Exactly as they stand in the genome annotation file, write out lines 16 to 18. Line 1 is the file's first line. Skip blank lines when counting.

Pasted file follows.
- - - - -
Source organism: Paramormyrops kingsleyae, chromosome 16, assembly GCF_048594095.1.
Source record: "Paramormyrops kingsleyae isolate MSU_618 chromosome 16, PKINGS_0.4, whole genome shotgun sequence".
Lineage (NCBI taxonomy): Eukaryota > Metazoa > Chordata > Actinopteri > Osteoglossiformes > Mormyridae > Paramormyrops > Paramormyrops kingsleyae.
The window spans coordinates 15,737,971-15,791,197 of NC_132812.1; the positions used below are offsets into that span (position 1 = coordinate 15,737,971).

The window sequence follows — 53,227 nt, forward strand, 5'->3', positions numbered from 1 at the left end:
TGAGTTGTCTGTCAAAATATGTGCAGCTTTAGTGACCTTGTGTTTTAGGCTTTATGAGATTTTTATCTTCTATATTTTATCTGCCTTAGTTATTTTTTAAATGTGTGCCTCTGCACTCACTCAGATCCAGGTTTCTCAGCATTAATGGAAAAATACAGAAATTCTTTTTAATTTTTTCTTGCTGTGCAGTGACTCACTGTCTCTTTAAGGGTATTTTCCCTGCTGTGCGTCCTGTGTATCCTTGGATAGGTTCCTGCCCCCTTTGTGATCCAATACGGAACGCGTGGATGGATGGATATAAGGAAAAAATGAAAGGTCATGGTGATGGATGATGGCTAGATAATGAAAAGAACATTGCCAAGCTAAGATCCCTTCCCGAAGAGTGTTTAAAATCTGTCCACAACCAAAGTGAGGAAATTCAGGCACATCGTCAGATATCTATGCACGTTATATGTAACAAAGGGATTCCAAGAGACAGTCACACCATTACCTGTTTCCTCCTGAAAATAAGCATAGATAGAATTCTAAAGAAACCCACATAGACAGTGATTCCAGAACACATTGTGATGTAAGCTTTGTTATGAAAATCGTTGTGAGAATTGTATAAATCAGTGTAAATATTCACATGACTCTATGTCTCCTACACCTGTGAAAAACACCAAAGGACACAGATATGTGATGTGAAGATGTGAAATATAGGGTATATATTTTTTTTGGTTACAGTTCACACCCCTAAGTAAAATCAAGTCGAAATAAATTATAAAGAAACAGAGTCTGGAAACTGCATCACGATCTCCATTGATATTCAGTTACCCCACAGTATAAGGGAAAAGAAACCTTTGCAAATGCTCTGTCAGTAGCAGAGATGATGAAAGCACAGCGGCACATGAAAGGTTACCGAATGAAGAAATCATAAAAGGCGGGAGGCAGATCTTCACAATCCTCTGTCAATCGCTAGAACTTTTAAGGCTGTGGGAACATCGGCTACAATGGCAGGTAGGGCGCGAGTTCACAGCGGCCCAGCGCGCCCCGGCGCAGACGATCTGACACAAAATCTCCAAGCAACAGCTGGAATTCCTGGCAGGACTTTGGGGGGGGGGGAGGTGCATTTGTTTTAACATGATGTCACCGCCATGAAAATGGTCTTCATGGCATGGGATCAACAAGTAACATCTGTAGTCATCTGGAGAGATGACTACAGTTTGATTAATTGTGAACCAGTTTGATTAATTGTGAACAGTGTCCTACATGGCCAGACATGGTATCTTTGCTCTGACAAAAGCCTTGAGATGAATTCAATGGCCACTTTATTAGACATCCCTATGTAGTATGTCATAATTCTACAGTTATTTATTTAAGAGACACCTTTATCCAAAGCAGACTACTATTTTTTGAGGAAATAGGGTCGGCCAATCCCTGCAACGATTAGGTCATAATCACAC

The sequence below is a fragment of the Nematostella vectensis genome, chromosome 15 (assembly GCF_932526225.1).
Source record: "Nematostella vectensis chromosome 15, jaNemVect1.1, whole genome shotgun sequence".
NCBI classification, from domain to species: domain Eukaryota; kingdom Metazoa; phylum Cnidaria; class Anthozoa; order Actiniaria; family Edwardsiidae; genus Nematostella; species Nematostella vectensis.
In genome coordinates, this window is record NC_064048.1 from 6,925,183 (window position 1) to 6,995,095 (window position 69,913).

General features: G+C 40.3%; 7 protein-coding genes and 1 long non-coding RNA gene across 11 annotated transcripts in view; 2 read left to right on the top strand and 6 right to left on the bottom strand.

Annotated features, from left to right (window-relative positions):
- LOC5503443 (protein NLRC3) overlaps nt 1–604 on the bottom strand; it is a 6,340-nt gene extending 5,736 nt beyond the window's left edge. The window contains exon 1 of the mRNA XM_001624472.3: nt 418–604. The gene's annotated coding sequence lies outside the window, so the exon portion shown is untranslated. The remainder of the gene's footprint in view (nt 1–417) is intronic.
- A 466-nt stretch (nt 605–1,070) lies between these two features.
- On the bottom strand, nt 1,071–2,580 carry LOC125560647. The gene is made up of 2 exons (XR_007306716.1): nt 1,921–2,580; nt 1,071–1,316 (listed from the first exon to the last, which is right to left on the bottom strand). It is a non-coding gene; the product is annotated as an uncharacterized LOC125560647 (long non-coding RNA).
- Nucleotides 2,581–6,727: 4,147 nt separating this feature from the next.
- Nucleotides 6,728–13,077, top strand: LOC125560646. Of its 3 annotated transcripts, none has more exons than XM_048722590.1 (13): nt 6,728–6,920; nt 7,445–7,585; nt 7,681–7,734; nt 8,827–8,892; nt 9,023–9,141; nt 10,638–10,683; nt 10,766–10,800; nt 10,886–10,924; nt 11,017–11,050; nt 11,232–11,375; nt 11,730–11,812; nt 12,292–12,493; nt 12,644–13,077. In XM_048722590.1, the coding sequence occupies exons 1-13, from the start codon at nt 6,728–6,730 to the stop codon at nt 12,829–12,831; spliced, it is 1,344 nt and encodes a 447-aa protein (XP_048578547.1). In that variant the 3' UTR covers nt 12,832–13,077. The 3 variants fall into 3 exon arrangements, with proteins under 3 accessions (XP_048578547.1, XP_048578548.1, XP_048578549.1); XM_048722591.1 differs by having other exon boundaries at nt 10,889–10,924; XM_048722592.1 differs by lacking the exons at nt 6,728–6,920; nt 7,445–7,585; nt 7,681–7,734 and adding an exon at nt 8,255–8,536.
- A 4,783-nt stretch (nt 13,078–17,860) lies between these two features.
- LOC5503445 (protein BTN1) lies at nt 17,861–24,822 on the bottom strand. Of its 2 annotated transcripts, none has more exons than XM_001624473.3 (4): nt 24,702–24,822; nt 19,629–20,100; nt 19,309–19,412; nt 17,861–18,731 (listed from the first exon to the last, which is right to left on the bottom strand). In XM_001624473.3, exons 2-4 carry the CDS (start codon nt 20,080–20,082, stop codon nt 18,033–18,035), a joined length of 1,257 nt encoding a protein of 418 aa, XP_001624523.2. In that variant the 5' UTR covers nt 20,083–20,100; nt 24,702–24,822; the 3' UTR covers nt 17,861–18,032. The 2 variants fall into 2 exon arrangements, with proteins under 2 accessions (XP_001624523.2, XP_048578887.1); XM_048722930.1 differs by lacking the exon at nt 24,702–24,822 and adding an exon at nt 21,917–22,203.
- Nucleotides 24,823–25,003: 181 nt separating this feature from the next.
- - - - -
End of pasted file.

- Nucleotides 2,581–6,727: 4,147 nt separating this feature from the next.
- Nucleotides 6,728–13,077, top strand: LOC125560646. Of its 3 annotated transcripts, none has more exons than XM_048722590.1 (13): nt 6,728–6,920; nt 7,445–7,585; nt 7,681–7,734; nt 8,827–8,892; nt 9,023–9,141; nt 10,638–10,683; nt 10,766–10,800; nt 10,886–10,924; nt 11,017–11,050; nt 11,232–11,375; nt 11,730–11,812; nt 12,292–12,493; nt 12,644–13,077. In XM_048722590.1, the coding sequence occupies exons 1-13, from the start codon at nt 6,728–6,730 to the stop codon at nt 12,829–12,831; spliced, it is 1,344 nt and encodes a 447-aa protein (XP_048578547.1). In that variant the 3' UTR covers nt 12,832–13,077. The 3 variants fall into 3 exon arrangements, with proteins under 3 accessions (XP_048578547.1, XP_048578548.1, XP_048578549.1); XM_048722591.1 differs by having other exon boundaries at nt 10,889–10,924; XM_048722592.1 differs by lacking the exons at nt 6,728–6,920; nt 7,445–7,585; nt 7,681–7,734 and adding an exon at nt 8,255–8,536.
- A 4,783-nt stretch (nt 13,078–17,860) lies between these two features.